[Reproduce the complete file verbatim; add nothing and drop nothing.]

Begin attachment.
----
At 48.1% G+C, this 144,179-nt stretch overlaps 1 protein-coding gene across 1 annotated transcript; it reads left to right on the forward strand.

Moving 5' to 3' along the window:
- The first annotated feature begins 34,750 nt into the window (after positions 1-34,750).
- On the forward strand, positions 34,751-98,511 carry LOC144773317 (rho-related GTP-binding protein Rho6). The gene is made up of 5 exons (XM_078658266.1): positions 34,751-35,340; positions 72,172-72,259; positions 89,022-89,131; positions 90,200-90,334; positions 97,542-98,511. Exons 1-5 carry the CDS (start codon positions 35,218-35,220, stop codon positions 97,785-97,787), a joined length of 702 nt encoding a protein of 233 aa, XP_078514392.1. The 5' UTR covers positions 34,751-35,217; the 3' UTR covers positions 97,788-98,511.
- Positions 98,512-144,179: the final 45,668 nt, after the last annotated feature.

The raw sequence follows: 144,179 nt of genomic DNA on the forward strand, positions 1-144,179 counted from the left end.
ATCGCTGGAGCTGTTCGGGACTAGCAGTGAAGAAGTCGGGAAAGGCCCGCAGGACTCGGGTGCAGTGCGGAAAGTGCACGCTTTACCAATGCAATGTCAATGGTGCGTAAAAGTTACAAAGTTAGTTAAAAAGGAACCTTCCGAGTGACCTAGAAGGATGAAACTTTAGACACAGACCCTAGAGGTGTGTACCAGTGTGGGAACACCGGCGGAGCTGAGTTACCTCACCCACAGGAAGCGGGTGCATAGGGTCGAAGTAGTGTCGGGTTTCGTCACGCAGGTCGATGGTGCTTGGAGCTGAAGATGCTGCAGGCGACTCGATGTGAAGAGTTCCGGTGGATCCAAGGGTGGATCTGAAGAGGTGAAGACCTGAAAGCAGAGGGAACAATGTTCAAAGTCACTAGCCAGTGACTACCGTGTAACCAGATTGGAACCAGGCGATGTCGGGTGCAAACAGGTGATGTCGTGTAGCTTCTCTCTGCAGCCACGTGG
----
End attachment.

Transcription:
At 48.1% G+C, this 144,179-nt stretch overlaps 1 protein-coding gene across 1 annotated transcript; it reads left to right on the forward strand.

Moving 5' to 3' along the window:
- The first annotated feature begins 34,750 nt into the window (after positions 1-34,750).
- On the forward strand, positions 34,751-98,511 carry LOC144773317 (rho-related GTP-binding protein Rho6). The gene is made up of 5 exons (XM_078658266.1): positions 34,751-35,340; positions 72,172-72,259; positions 89,022-89,131; positions 90,200-90,334; positions 97,542-98,511. Exons 1-5 carry the CDS (start codon positions 35,218-35,220, stop codon positions 97,785-97,787), a joined length of 702 nt encoding a protein of 233 aa, XP_078514392.1. The 5' UTR covers positions 34,751-35,217; the 3' UTR covers positions 97,788-98,511.
- Positions 98,512-144,179: the final 45,668 nt, after the last annotated feature.

The raw sequence follows: 144,179 nt of genomic DNA on the forward strand, positions 1-144,179 counted from the left end.
ATCGCTGGAGCTGTTCGGGACTAGCAGTGAAGAAGTCGGGAAAGGCCCGCAGGACTCGGGTGCAGTGCGGAAAGTGCACGCTTTACCAATGCAATGTCAATGGTGCGTAAAAGTTACAAAGTTAGTTAAAAAGGAACCTTCCGAGTGACCTAGAAGGATGAAACTTTAGACACAGACCCTAGAGGTGTGTACCAGTGTGGGAACACCGGCGGAGCTGAGTTACCTCACCCACAGGAAGCGGGTGCATAGGGTCGAAGTAGTGTCGGGTTTCGTCACGCAGGTCGATGGTGCTTGGAGCTGAAGATGCTGCAGGCGACTCGATGTGAAGAGTTCCGGTGGATCCAAGGGTGGATCTGAAGAGGTGAAGACCTGAAAGCAGAGGGAACAATGTTCAAAGTCACTAGCCAGTGACTACCGTGTAACCAGATTGGAACCAGGCGATGTCGGGTGCAAACAGGTGATGTCGTGTAGCTTCTCTCTGCAGCCACGTGG